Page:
Thursday, September 03, 2009

Rare Color Photographs of Czarist Russia

The Library of Congress has a display of photographs taken by the royal photographer of Czar St. Nicholas II online. Sergei Mikhailovich Prokudin-Gorskii was given special funding and transportation by the Czar, including a private train, with the commission to create a photographic record of his vast empire. Prokudin-Gorskii used a self developed method to create color photographs at a time when that kind of technology was almost non-existent. The result is a magnificent collection of color pictures of the Russian Empire dating to the first decade of the previous century through roughly 1915. A small sampling of the photographs are below. Click on the pictures to view them in full size.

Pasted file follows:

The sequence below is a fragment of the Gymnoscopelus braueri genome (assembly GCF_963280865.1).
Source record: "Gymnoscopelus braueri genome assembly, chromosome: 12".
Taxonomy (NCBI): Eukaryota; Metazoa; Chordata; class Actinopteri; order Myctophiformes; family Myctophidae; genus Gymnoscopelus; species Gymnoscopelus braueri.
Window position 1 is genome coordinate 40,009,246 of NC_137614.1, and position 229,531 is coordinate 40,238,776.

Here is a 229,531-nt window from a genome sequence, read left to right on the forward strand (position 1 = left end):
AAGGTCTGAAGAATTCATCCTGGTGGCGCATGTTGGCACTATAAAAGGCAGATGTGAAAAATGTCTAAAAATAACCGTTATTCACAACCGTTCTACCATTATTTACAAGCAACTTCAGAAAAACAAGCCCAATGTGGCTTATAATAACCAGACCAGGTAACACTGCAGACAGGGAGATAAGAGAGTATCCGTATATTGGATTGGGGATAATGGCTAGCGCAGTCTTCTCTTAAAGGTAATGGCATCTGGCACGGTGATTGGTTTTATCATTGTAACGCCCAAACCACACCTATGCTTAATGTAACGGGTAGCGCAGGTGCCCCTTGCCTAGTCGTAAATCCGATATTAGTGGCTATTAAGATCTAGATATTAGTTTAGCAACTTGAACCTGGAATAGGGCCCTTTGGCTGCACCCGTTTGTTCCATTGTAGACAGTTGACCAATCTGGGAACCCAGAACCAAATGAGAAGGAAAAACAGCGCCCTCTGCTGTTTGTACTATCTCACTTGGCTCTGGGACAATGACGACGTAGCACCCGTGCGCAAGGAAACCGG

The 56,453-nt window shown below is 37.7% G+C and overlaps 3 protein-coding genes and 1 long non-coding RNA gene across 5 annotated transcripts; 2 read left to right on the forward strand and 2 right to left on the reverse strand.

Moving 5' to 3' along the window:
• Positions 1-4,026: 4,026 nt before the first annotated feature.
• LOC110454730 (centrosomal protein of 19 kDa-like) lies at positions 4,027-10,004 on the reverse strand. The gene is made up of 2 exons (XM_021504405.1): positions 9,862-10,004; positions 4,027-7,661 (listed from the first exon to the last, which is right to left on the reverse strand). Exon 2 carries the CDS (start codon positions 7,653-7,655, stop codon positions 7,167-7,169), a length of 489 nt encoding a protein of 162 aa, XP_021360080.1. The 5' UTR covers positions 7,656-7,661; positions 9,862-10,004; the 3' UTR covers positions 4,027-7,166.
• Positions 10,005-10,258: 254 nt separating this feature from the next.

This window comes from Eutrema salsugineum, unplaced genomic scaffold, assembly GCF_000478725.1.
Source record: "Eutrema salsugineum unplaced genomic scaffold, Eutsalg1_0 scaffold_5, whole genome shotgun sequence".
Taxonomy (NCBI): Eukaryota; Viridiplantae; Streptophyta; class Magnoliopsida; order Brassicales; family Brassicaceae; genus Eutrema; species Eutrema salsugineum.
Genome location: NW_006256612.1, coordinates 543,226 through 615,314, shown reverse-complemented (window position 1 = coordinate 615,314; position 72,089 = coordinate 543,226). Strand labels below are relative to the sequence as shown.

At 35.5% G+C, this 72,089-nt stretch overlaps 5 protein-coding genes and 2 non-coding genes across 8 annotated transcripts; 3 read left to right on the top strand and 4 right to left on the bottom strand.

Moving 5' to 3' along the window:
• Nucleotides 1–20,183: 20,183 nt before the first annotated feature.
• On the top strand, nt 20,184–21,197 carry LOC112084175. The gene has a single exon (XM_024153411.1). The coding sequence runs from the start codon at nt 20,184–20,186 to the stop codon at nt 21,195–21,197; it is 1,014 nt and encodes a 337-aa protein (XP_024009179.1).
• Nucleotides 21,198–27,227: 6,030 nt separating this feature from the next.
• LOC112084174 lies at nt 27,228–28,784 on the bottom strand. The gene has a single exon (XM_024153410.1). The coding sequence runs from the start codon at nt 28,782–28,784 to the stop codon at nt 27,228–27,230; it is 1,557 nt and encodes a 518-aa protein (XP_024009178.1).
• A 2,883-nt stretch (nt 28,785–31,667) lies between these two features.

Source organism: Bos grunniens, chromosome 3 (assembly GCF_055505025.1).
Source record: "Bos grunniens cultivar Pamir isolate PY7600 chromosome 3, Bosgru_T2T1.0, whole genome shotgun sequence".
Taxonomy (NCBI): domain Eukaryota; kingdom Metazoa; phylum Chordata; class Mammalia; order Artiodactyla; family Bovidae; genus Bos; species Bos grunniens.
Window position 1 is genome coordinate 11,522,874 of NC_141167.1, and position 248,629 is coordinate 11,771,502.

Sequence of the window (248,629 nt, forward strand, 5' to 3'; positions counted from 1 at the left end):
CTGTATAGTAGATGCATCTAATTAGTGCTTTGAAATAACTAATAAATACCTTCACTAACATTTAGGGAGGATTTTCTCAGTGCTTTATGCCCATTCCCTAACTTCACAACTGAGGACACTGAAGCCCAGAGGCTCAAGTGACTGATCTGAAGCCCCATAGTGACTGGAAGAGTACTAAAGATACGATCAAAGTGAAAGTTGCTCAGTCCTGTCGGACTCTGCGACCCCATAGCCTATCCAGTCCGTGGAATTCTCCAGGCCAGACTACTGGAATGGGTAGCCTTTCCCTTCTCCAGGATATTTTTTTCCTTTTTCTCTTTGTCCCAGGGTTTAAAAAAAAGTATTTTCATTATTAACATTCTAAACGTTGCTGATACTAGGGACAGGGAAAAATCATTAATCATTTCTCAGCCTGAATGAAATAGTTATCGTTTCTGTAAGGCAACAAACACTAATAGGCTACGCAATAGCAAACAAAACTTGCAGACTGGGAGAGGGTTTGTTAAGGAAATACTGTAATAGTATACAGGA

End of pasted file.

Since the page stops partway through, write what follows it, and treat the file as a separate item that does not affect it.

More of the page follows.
Church of the Nativity of the Virgin of the Trinity-Ipat'ev Monastery (early 14th century) near Kostroma on the Volga. The church was demolished by the Communists. This is believed to be the only color photograph of the church in existence.

A Sunni Muslim Dagestani in traditional attire.

A. P. Kalganov poses with his son and granddaughter for a portrait in the industrial town of Zlatoust in the Ural Mountains region of Russia.

Pinkhus Karlinskii (84), the supervisor of the Chernigov floodgate, stands by a ferry dock along the Mariinskii Canal system in the northern part of European Russia.

The Village of Kolchedan (1912) in the Ural Mountains near Ekaterinburg.


Sophocles said...

Wow. Very beautiful pictures. Thanks for posting this.

Chris said...


The Anti-Gnostic said...

What the atheists destroyed.

Anonymous said...

Thank you for sharing it. I saw this a few years ago and lost track of it. It's a treasure.

L.G. said...

The Museum of Russian Art in Minneapolis had an exhibition of some of these photos in 2008. It was quite wonderful to see...vivid images with beautiful detail.